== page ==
Seed Plants Study Guide


Spermatophytes are seed-producing plants. It was a huge event when vascular plants evolved to produce seeds, and it was possibly just as significant as the emergence of vascular tissues in plants!

Gymnosperms (seeds in cones) and angiosperms (seeds in capsules) are the two main categories of seed plants (seeds in ovaries of flowers). The ovary surrounds the angiosperm seed.

Seeds addressed the issue of producing progeny in a dry environment. Vascular seed plants and their descendants diversified after seeds developed, filling terrestrial niches worldwide. Vascular seed plants now predominate throughout the planet.


  • The first plants to colonize land are considered to have originated some 500 million years ago and were most likely closely linked to modern-day mosses (bryophytes).
  • They were followed by liverworts (also bryophytes) and early vascular plants (pteridophytes), the ancestors of contemporary ferns.
  • Bryophytes and pteridophytes, like gymnosperms and angiosperms, have a life cycle characterized by the alternation of generations; however, what distinguishes bryophytes and pteridophytes from gymnosperms and angiosperms is their reproductive necessity for water.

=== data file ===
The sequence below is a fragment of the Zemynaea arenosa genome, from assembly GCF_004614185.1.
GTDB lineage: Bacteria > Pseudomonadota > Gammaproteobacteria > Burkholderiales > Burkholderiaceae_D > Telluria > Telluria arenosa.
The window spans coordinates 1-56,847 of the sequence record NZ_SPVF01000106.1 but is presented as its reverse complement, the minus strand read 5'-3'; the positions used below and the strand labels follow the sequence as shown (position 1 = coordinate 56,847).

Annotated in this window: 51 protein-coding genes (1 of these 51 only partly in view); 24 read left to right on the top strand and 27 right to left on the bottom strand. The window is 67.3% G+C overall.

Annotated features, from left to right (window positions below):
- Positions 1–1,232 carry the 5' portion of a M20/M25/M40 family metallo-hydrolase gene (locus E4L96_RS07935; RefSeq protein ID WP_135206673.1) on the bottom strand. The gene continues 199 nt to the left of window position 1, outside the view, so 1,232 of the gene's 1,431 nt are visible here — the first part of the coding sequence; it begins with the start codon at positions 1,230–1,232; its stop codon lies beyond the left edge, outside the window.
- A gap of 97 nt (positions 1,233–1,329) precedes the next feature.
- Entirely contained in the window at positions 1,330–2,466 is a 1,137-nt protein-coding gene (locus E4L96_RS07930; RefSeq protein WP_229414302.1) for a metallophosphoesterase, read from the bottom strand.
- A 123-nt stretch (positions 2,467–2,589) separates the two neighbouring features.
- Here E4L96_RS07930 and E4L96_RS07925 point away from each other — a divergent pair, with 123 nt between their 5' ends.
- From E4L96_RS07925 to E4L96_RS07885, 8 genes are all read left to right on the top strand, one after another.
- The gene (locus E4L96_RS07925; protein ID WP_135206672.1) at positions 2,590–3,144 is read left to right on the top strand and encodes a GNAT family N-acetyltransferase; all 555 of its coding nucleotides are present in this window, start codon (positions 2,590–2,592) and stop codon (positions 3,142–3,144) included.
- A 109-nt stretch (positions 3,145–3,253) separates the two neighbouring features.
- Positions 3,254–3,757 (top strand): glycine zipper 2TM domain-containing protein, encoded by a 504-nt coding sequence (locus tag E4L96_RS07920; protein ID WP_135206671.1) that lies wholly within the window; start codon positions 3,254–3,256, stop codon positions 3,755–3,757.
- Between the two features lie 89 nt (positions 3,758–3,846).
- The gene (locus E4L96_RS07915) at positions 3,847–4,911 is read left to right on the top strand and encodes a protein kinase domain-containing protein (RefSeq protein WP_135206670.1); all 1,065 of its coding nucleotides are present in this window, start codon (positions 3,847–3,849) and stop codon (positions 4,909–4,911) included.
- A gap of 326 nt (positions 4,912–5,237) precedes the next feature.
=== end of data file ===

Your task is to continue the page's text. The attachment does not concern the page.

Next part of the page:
• The evolutionary tendency in seed plants resulted in a dominating sporophyte generation and, at the same time, a systematic reduction in the size of the gametophyte: from a large, visible structure to a microscopic cluster of cells encased in the sporophyte’s tissues.
  • Seeds and pollen distinguish seed plants from other (seedless) vascular plants since they are both important adaptations to dryness and non-water reproduction. Both changes were necessary for the bryophytes and their descendants to colonize the land. According to fossils, the oldest distinguishable seed plants were around 350 million years ago. Gymnosperms are thought to have appeared around 319 million years ago, during the Pennsylvanian epoch.